Beyond providing educated workers your main goal is to build your unknown school into a world-renowned institution of higher learning. There are a total of five levels to climb. To increase your reputation you must raise the attractiveness of your campus, complete Academic Works, and increase the student population. At each level, you will open up buildings that were previously unavailable to you. The first two goals are quite easy to achieve by placing buildings and spending money to hire staff and offer grants. Increasing student population isn’t quite as easy as it sounds. You must have a steady stream of new students to offset the graduates heading out into the workforce and when enrollment slips you can even drop to a lower level of reputation. Fortunately, there are some new policies to help pull it off if you are willing to incur the cost.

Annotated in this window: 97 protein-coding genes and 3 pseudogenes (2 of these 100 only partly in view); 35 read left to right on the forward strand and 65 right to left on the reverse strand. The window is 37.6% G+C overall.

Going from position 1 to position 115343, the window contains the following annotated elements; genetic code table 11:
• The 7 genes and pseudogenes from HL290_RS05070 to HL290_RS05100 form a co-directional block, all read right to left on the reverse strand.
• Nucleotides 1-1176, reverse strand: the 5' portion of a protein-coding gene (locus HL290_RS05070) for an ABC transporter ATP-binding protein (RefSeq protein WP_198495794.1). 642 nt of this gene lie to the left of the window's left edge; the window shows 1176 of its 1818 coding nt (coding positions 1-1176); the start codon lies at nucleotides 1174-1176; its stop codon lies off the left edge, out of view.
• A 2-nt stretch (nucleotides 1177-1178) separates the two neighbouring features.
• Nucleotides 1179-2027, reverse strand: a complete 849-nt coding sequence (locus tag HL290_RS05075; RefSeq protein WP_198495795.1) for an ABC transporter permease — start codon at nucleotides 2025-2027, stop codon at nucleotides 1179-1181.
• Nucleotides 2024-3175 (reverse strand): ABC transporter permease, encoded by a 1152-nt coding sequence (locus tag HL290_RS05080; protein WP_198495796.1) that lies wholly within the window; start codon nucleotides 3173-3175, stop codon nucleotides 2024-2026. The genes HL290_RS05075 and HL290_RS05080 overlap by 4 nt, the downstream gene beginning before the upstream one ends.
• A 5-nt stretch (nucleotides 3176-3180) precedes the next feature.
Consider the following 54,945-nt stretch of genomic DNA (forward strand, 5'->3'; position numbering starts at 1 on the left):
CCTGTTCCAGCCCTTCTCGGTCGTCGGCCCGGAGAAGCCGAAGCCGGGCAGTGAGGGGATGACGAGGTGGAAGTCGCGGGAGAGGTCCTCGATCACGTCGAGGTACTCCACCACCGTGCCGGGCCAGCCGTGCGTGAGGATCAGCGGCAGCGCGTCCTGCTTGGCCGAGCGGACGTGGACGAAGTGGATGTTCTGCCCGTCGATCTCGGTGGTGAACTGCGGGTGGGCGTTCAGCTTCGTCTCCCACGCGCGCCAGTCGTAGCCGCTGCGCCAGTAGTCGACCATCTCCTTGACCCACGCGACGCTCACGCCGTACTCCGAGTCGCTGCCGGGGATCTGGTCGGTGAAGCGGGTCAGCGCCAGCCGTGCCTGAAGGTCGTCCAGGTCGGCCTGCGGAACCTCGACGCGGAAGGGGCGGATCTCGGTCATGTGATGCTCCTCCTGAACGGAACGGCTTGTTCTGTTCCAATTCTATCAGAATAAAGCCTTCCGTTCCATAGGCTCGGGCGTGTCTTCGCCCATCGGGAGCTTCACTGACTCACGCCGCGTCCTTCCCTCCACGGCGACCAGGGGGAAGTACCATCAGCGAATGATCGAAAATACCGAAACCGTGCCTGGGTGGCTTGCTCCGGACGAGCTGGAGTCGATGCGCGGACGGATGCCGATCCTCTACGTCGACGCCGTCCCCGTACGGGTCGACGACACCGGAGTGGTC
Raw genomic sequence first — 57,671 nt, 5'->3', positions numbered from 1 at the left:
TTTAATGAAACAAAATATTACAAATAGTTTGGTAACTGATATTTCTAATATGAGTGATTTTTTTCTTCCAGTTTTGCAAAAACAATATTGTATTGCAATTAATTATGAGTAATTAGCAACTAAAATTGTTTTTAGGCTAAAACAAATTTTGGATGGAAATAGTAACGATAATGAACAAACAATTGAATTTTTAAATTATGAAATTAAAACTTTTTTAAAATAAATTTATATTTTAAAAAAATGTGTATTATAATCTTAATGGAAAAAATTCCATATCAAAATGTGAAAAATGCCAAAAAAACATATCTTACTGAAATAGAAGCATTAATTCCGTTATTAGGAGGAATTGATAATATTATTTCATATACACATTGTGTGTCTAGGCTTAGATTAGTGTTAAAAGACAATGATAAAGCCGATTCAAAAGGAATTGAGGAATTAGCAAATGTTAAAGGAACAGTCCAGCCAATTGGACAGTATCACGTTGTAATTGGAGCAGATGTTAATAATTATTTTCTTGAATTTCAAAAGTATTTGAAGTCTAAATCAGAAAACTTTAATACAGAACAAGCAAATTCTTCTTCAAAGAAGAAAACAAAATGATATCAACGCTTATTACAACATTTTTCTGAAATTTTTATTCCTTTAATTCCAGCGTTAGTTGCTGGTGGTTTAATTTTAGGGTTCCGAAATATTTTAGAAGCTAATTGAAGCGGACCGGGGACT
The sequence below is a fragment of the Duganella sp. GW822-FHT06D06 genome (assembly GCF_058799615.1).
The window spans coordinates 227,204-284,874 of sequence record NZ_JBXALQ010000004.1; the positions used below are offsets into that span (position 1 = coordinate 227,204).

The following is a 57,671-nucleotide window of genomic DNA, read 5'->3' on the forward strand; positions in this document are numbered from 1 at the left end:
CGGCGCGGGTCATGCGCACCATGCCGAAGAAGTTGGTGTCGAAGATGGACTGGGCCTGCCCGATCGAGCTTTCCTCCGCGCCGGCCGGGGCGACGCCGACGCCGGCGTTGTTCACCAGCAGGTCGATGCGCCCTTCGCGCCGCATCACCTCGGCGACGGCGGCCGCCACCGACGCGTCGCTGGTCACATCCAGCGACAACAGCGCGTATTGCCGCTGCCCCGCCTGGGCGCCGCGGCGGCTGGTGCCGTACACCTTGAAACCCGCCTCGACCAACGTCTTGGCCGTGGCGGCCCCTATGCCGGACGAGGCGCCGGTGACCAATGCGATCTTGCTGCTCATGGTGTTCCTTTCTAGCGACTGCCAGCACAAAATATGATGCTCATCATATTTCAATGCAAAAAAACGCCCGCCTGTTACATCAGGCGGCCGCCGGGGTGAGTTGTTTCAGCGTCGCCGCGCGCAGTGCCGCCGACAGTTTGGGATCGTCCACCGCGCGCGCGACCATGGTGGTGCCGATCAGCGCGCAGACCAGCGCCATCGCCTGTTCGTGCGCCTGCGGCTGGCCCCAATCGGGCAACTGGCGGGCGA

The other major piece of the Campus DLC is the Varsity Sports mechanic which adds 5 new sports arenas. Any arena placed outside of a campus area works just like the stadiums in the base game, but when placed on campus they fall under the control of the Varsity Sports program. You will have to budget for cheerleaders and coaches, both of which help to improve the chance of your team winning a game. There are also policies that will attract more fans to a game, again raising the odds of victory. The success of your team is a great revenue generator and also affects the attractiveness of your institution. Just like anything else in Cities you have to account for the traffic generated by a sporting event. Expect a lot of unhappy citizens if your transit system isn’t capable of handling the citizens all leaving an event at the same time.


For the Campus DLC, the devil is in the details, both good and bad. All of the new buildings, especially the new sports complexes, are well done and up to par with the visuals we have come to expect from Cities: Skylines. The ability to freely place campus buildings is a big bonus that helps differentiate the campus area from the rest of your city. I honestly would like to see this mechanic incorporated into other districts in the game.